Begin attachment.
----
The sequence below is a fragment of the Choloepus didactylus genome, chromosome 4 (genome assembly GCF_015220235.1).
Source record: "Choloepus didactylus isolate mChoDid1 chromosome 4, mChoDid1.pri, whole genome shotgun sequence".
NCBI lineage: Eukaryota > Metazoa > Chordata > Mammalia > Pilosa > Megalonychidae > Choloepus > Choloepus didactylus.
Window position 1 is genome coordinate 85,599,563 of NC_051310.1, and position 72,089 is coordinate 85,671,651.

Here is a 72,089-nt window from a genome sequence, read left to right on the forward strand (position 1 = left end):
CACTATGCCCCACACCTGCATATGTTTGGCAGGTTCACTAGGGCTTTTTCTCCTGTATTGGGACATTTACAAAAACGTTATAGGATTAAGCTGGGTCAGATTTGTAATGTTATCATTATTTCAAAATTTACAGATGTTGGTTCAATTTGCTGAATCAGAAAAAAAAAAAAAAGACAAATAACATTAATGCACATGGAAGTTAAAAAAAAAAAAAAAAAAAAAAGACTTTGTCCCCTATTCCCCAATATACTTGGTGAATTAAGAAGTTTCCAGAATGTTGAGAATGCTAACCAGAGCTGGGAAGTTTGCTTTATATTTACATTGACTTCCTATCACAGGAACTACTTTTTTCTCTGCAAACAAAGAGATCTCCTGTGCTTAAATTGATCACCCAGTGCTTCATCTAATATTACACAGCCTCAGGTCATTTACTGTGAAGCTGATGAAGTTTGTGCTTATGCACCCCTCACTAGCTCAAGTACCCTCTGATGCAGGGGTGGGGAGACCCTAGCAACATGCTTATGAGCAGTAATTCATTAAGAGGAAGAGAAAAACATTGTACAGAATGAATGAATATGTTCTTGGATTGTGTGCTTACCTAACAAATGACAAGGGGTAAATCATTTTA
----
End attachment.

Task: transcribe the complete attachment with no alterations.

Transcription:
The sequence below is a fragment of the Choloepus didactylus genome, chromosome 4 (genome assembly GCF_015220235.1).
Source record: "Choloepus didactylus isolate mChoDid1 chromosome 4, mChoDid1.pri, whole genome shotgun sequence".
NCBI lineage: Eukaryota > Metazoa > Chordata > Mammalia > Pilosa > Megalonychidae > Choloepus > Choloepus didactylus.
Window position 1 is genome coordinate 85,599,563 of NC_051310.1, and position 72,089 is coordinate 85,671,651.

Here is a 72,089-nt window from a genome sequence, read left to right on the forward strand (position 1 = left end):
CACTATGCCCCACACCTGCATATGTTTGGCAGGTTCACTAGGGCTTTTTCTCCTGTATTGGGACATTTACAAAAACGTTATAGGATTAAGCTGGGTCAGATTTGTAATGTTATCATTATTTCAAAATTTACAGATGTTGGTTCAATTTGCTGAATCAGAAAAAAAAAAAAAAGACAAATAACATTAATGCACATGGAAGTTAAAAAAAAAAAAAAAAAAAAAAGACTTTGTCCCCTATTCCCCAATATACTTGGTGAATTAAGAAGTTTCCAGAATGTTGAGAATGCTAACCAGAGCTGGGAAGTTTGCTTTATATTTACATTGACTTCCTATCACAGGAACTACTTTTTTCTCTGCAAACAAAGAGATCTCCTGTGCTTAAATTGATCACCCAGTGCTTCATCTAATATTACACAGCCTCAGGTCATTTACTGTGAAGCTGATGAAGTTTGTGCTTATGCACCCCTCACTAGCTCAAGTACCCTCTGATGCAGGGGTGGGGAGACCCTAGCAACATGCTTATGAGCAGTAATTCATTAAGAGGAAGAGAAAAACATTGTACAGAATGAATGAATATGTTCTTGGATTGTGTGCTTACCTAACAAATGACAAGGGGTAAATCATTTTA